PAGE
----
In sum, at the onset of World War II most of America's great industrial firms which, thanks to agglomeration economies were concentrated in cities throughout the East and upper Midwest--now faced labor cartels. These cartels needed some time to consolidate their power, so increases in employers' wage costs would be significant but gradual. Further, WWII and its aftermath, during which time America's industrial rivals' productive capacity suffered heavy damage that would be restored only slowly, insulated the unions and firms to some degree and for some time from the most severe competitive consequences of monopolistic and opportunistic prices for labor. (6) But the employers started to adapt immediately in ways that standard economic theory would predict--and that would ultimately help create what became known as America's Rust Belt. Union actions, clearly, were not the only reason that industrial cities would decapitalize, depopulate, and become poorer in the second half of the 20th century, but they merit inclusion on the list.

The Occupation

As we have seen, industrial firms recognized the vulnerability of their physical capital to appropriation and engaged in some defensive deployment strategies even before unions achieved full monopoly status; as union power grew, the pace accelerated. Just as, for example, the UAW had operated with near-military discipline and precision in defeating opposing forces in Flint and elsewhere, they would now see those forces retreating to safer environs followed by a stream of refugees.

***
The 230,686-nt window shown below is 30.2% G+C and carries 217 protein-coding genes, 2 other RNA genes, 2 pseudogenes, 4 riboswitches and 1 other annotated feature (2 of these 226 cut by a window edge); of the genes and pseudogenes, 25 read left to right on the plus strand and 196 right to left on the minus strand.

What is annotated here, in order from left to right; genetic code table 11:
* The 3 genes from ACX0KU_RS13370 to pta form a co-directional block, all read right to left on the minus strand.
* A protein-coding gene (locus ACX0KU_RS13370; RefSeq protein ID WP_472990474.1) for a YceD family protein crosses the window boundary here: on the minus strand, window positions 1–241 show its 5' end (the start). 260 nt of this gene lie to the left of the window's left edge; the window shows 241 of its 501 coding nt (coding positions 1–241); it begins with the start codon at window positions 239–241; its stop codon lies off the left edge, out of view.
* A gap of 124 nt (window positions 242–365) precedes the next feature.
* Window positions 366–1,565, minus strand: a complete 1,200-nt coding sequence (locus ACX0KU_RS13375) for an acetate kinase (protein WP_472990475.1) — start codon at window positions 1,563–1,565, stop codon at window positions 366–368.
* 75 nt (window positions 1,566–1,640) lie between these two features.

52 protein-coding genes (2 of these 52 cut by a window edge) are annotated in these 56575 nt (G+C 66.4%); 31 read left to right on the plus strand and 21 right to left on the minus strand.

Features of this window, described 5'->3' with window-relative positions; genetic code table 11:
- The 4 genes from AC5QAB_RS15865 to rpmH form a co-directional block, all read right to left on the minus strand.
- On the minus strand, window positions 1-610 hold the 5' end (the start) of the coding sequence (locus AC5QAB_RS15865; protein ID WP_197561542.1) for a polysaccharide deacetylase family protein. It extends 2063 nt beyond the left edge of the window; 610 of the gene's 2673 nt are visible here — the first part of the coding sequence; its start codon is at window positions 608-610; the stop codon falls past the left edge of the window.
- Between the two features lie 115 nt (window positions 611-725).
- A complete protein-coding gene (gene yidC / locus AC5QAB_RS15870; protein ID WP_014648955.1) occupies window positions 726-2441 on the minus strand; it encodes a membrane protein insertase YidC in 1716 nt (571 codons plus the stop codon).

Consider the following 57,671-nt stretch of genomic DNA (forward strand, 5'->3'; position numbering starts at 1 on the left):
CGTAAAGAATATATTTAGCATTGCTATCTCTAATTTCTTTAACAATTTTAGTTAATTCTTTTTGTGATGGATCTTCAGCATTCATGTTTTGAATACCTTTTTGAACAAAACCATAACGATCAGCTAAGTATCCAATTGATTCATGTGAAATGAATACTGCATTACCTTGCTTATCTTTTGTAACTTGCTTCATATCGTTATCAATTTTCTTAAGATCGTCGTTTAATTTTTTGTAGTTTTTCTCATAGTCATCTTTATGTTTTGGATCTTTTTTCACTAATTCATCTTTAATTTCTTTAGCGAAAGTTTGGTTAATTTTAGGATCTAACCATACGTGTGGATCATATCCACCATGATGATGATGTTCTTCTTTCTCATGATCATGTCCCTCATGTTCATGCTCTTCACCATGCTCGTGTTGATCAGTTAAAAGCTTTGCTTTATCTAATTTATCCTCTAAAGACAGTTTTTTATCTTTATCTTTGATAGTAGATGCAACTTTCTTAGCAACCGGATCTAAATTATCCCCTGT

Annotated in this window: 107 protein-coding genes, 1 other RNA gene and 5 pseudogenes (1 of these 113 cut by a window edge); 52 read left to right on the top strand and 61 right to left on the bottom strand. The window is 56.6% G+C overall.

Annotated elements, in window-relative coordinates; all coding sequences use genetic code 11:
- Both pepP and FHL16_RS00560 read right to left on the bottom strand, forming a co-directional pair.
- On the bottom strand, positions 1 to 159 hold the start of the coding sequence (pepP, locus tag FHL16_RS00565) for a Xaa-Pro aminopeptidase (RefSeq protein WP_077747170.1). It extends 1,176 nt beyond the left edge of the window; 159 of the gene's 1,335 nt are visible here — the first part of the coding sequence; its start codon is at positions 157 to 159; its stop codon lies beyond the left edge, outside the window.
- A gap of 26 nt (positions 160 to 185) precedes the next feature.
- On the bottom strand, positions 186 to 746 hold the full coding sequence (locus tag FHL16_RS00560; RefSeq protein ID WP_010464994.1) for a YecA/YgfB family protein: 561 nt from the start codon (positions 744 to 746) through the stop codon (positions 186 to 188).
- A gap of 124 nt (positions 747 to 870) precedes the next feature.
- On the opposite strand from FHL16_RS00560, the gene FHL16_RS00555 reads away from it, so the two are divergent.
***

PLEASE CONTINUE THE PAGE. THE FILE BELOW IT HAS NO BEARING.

In the decade following WWII, General Motors spent $3.4 billion, Ford $2.5 billion, and Chrysler $700 million on new facilities, almost all in rural areas "as a means of reducing wages and inhibiting union militancy in manufacturing cities like Detroit" (Sugrue 1996: 128). Detroiters decried these "runaway shops," but many simply followed the capital and the jobs it supported. From 1947 to 1958, manufacturing employment in Detroit fell 40 percent, a net loss of 134,000 jobs. Accordingly, between the 1950 and 1960 censuses, the city's population fell by 180,000, or 10 percent. In effect, the same multiplier effect that had made Detroit one of America's fastest-growing cities in the first half of the 20th century was now operating very powerfully in reverse--and well in advance of the racial tensions of the 1960s or the completion of the interstate highway system popularly assigned much of the blame for flight and sprawl.

And Detroit, of course, just illustrates more dramatically and rapidly the trends unfolding in other industrial cities. Unfortunately, city- or metro-area data on the extent of unionization are not available for the decades of the 1950s and 1960s, but data from the early 1970s makes clear that the strength of unions was negatively and significantly related to subsequent population changes in core cities. Figure I displays a scatter plot and trend line relating the proportion of a metro area's production workers that were unionized over 1973-75 and the core city's population growth between the 1970 and 2000 censuses. Cities with above-median unionization depopulated by an average of 7 percent over that period; those with below-median unionization grew an average of 32 percent.